Three-quarters of the way through the season, the Seahawks are finally starting to look like the Super Bowl contender we all expected.
Well, not exactly like we all expected.
Having lost three star defenders and their preferred starting running back, while dealing with a variety of other injuries and issues (penalties, offensive line shuffling, etc.), they have had a lot to overcome and have changed in unexpected ways. That explains why it took them 12 games to look like one of the NFC’s top teams.
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The Seahawks continue to call about left tackles and reportedly are willing to deal Jimmy Graham — although Pete Carroll emphatically refuted that report and John Schneider also shot it down.
The Texans are in turmoil, and the Seahawks had a few things to say about it. The Texans have a demonstration planned.
The Seahawks are thankful to have Paul Allen as their owner.
Justin Britt will be a game-time decision, but signs point to him playing.
Rookie QBs are 2-10 in Seattle, meaning Deshaun Watson will have a tough time.
Will Watson play into the Seattle pass rush’s hands?
Five things to watch in #HOUvsSEA, from John Clayton. And three keys, via Seahawks.com.
It made too much sense for them not to try: The Seahawks reportedly are shopping Jermaine Kearse.
The Seahawks don’t want to keep more than six receivers. Doug Baldwin, Tyler Lockett and Paul Richardson are the other veterans. Kasen Williams has played his way onto the team this preseason, and Amara Darboh, who has struggled with injuries, figures to stick because the Hawks won’t throw away a third-round pick this early. And Tanner McEvoy is a 6-foot-6 target who can throw passes and block kicks.
Continue reading Why the Hawks are shopping Kearse
The knock on the slight and slender Paul Richardson leading up to the 2014 draft was the big potential for injury in the NFL.
Turns out that was a well-founded concern, because Richardson just has not been able to stay healthy. He didn’t get much action until late in his rookie year, and then he tore his ACL in a playoff game against Carolina. That and a hamstring injury burned almost his entire 2015 season, and he didn’t do much last year until Tyler Lockett was injured late.
When he has played, he has shown a knack for making great plays. He did it again in the preseason opener Sunday — diving to catch a 25-yard pass from Russell Wilson. But he also suffered a sprained shoulder on the play and will be out at least a couple of weeks.
It was a rough blow for Richardson, who had a chance to bump Jermaine Kearse as the No. 3 receiver behind Doug Baldwin and Lockett. Now, Richardson seemingly will revert to fighting off other guys for the No. 4 spot.
Kasen Williams, who has had his own injury issues, took full advantage of Richardson’s early departure. Williams caught all four passes thrown his way, gaining 119 yards. Every one of them was a tough catch — contested or diving or twisting. If he can stay healthy, Williams should make a big run against a crowded receiver field.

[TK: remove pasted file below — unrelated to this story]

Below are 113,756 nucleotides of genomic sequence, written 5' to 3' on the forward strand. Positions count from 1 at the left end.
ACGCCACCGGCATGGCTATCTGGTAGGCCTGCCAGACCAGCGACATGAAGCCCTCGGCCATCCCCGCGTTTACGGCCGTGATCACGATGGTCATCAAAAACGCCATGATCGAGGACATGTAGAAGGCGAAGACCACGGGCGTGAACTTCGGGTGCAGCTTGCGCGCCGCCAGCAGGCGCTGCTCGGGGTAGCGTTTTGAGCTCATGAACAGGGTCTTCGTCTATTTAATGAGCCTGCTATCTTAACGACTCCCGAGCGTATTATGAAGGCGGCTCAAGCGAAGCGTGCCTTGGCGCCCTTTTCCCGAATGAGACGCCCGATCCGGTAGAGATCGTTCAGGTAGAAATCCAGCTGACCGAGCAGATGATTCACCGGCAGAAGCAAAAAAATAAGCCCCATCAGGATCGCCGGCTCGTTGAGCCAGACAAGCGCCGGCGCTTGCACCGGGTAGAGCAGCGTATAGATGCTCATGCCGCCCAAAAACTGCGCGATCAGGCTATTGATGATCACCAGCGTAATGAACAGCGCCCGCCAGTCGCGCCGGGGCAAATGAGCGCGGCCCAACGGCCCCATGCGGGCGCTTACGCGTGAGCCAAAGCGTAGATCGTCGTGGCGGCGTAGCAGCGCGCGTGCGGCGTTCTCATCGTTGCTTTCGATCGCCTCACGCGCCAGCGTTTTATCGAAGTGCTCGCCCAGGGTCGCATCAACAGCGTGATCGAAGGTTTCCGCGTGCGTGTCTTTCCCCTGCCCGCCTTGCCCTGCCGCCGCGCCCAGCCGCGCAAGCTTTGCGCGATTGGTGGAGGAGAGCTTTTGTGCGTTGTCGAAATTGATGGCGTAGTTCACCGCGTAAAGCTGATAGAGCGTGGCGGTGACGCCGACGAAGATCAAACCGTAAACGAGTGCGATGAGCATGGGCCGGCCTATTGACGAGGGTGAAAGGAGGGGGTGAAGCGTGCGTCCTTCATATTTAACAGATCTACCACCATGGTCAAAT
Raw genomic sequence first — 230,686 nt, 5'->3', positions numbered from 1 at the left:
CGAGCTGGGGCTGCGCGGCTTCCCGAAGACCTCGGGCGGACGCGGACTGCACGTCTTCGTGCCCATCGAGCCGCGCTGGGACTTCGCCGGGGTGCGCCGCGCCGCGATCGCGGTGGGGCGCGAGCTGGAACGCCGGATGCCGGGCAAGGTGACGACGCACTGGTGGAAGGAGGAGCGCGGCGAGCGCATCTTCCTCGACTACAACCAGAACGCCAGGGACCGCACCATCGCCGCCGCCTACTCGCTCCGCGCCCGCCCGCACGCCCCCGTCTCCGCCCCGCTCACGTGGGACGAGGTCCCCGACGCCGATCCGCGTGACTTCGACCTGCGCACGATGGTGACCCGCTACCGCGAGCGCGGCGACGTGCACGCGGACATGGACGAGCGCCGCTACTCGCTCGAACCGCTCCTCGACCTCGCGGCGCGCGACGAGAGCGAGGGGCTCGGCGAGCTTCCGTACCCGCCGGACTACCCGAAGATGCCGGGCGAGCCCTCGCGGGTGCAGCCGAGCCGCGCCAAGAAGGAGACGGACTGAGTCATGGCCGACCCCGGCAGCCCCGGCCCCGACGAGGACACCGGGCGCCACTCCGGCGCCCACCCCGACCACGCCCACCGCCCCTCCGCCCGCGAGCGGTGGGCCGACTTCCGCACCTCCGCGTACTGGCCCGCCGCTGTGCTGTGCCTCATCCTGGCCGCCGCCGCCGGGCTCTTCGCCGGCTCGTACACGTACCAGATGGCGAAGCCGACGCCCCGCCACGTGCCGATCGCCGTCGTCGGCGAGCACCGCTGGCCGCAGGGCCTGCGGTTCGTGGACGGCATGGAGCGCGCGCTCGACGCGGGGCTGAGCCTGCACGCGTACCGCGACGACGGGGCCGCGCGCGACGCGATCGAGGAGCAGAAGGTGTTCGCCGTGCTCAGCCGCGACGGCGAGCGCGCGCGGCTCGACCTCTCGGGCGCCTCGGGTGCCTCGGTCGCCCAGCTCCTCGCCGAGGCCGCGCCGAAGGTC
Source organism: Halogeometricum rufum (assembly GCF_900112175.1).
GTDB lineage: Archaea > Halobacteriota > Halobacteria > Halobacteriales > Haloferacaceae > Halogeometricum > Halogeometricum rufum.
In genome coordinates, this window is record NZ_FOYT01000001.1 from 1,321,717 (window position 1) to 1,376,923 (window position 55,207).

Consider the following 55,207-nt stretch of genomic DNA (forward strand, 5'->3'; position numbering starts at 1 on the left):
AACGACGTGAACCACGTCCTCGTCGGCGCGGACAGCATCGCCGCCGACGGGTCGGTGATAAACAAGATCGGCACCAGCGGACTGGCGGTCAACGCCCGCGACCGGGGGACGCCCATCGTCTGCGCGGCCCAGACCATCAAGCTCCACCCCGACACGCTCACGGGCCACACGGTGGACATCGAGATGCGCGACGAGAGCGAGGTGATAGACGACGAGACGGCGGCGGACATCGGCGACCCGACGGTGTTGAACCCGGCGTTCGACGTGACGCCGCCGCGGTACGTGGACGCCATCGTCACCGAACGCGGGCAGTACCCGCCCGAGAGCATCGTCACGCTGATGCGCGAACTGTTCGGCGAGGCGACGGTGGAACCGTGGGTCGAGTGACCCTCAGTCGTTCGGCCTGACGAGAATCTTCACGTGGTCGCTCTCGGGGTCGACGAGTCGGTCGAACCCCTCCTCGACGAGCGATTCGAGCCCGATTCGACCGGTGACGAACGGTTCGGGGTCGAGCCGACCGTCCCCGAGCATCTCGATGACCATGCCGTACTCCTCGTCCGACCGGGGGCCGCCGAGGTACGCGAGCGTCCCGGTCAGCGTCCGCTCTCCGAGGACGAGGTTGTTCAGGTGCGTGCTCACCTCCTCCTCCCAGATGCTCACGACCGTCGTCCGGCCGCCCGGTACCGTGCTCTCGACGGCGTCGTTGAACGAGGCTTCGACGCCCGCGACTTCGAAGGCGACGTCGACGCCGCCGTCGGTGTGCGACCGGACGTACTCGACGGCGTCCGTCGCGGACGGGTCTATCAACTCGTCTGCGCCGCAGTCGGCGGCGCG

Here’s what we saw at each position in the Seahawks’ 48-17 win over the Chargers:
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The Richard Sherman-Julio Jones matchup is the one everyone will be keeping an eye on. (We hope Kris Richard learned a lesson from last time.)
Gene Steratore, who tries not to get in the way, will ref the game. He was the ref for the excellent Seahawks-Patriots game earlier this season.
Jones will be curious to find out how Steratore’s crew plans to call the game.
C.J. Prosise is unlikely to return or this game.
Will the Seahawks use Jimmy Graham in the red zone more in this game?
Everyone’s going gaga over the resurgent rushing performance of Thomas Rawls and the offensive line in Seattle’s 26-6 win over Detroit. But the proof will be in Atlanta.
As expected, the Seahawks are headed there for a rematch with Dan Quinn’s Falcons and a chance to redeem their 2012 playoff loss. To do it, they will have to run the ball as well as they did against the Lions — when the linemen seemingly channeled former All-Pro Steve Hutchinson after he raised the 12 flag.
Yeah, the Hawks beat Atlanta 26-24 in Week 6 without a running game (Christine Michael led an attack that garnered just 76 yards). But they wouldn’t have won without Earl Thomas, who had a stellar game despite the defense’s breakdowns in the third quarter.
Thomas won’t be around to help combat Matt Ryan’s prolific offense this time, which is where the running game comes in: Seattle needs to play keepaway.
Continue reading Seahawks need to keep running it in Atlanta
A year ago at this time, the Seahawks were getting ready for a wild-card playoff game against an NFC North team they had helped build. They ended up escaping frigid Minnesota with a lucky win over the Vikings and Teddy Bridgewater, the quarterback Seattle enabled Minnesota to draft in 2014.
Now, here the Hawks are in the wild-card round again, about to face another NFC North team, and personnel ties loom large yet again.
As the Hawks prepare to host the Detroit Lions in the first playoff game between the teams, two of the big storylines involve Golden Tate and Cliff Avril going against their former teams. But the personnel links are deeper than that.
Since coming to Seattle in 2010, John Schneider has done more business with Detroit than with any other team. Of his 42 trades, seven have been with the Lions. And two of them helped create the Legion of Boom.
Continue reading Lions face the Legion they helped build